$80,000 Non-Pecuniary Assessment for Chronic Myogenic Thoracic Outlet Syndrome

Adding to this site’s database of caselaw addressing non-pecuniary damages for TOS, reasons for judgement were released this week by the BC Supreme Court, Kelowna Registry, addressing such an injury.
In this week’s case (Small v. Upshaw) the Plaintiff  was involved in three collisions; the first in 2006, the second in 2008 and the last in 2010.  The Defendants admitted liability for these and it was agreed to have damages addressed globally.
The plaintiff suffered various soft tissue injuries and a left sided myogenic Thoracic Outlet Syndrome.
(Image by  Nicholas Zarosky via Wikimedia)
His limitations continued to the time of trial and were expected to be permanent.  The plaintiff worked as a journeyman auto mechanic and although he could continue to work with his injuries these limited his capacity.  In assessing non-pecuniary damages at $80,000 Mr. Justice Rogers provided the following comments:
[21] The three medical professionals who testified at the trial, Drs. Scheffler, Vallentyne and Coghlan, all opined that the plaintiff’s present symptoms arise from and were caused by the accidents. They all felt that the plaintiff’s symptoms are likely to be permanent….

23] I was impressed by the plaintiff. I found him to be a credible and reliable witness. The few discrepancies between his evidence at trial and in discovery were not, in my view, significant and did not impair his testimony. I accept that the plaintiff’s left arm was intermittently symptomatic shortly after the accident. I find that his main complaints then, though, had to do with his neck and back. Those pains were constant and debilitating. His arm symptoms appeared from time to time and were never genuinely disabling. For those reasons, the plaintiff’s left arm complaints merited and received less attention during the months following the second accident.

[24] It follows that I find that the second accident did cause the plaintiff to suffer left-sided myogenic thoracic outlet syndrome. This condition is self-limiting – if the plaintiff keeps the amount of reaching he does to a minimum, the less he will be bothered by its symptoms. He is bothered by the symptoms once or twice a week…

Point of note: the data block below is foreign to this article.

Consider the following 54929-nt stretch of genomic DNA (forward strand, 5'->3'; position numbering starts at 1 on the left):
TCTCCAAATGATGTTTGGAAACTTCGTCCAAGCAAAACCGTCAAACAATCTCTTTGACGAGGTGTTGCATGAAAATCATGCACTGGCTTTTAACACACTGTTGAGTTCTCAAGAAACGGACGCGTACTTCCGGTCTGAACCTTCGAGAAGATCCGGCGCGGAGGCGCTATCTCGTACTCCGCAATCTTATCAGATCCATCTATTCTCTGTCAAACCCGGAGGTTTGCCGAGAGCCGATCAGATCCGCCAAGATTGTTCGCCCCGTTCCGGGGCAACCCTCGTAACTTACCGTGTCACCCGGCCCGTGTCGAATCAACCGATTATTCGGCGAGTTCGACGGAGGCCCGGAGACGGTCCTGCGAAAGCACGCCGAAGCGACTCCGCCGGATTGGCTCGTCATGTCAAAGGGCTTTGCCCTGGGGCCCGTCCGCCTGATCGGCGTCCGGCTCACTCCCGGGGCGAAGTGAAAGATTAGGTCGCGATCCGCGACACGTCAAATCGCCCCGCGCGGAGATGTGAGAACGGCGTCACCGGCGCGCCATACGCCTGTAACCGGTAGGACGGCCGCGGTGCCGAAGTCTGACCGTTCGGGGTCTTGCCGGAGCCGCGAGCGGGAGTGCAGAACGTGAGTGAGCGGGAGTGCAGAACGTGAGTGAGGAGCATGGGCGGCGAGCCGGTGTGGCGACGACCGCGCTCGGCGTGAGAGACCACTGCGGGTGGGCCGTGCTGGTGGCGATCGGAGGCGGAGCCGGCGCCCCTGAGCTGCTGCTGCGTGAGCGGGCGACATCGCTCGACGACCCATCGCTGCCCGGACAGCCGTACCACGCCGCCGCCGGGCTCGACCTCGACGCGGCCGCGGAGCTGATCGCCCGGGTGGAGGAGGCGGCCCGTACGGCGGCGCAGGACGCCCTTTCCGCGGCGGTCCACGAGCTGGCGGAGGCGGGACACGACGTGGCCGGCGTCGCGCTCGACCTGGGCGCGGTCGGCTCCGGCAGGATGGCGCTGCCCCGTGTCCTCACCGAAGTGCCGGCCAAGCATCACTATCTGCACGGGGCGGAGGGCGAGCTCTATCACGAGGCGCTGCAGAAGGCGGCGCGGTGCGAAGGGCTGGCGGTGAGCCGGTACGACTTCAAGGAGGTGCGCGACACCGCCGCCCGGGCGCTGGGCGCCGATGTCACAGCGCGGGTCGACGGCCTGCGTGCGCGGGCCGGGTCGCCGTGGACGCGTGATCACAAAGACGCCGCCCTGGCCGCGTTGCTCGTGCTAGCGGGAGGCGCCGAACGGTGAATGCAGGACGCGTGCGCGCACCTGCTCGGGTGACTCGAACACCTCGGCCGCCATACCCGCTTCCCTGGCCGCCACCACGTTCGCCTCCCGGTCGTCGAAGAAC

[34] As noted above, the plaintiff impressed me as a credible and reliable witness. I find that the plaintiff is plagued daily by pains in his neck, left shoulder, and upper and mid-back, and that from time to time his left arm develops a feeling of numbness and tingling. When those arm symptoms occur, they last until the following morning. All of these symptoms were caused by the motor vehicle accidents for which the defendants have admitted liability. Of the three accidents, the second caused the plaintiff the most harm.

[35] The plaintiff’s pain symptoms are not intermittent. He does not have “good days and bad days”. His symptoms are aggravated by activity, particularly by working with his hands and arms over his head, while stooping over an engine bay, or pretzeled beneath a dashboard. By the end of a typical workday, the plaintiff is stiff and sore. He has little or no energy for recreation or socializing. He takes pain relief and muscle relaxing medication daily. These facts distinguish the plaintiff’s case from the circumstances of the cases cited by the defendant and in which the court made general damage awards of less than $50,000.

[36] In my view, the plaintiff’s circumstances merit an award for non-pecuniary loss of $80,000.

bc injury law, Mr. Justice Rogers, Myogenic Thoracic Outlet Syndrome, Small v. Upshaw

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ERIK
MAGRAKEN

Personal Injury Lawyer

When not writing the BC Injury Law Blog, Erik is the managing partner at MacIsaac & Company, based in Victoria, B.C. He is also involved with combative sports regulatory issues and authors the Combat Sports Law Blog.

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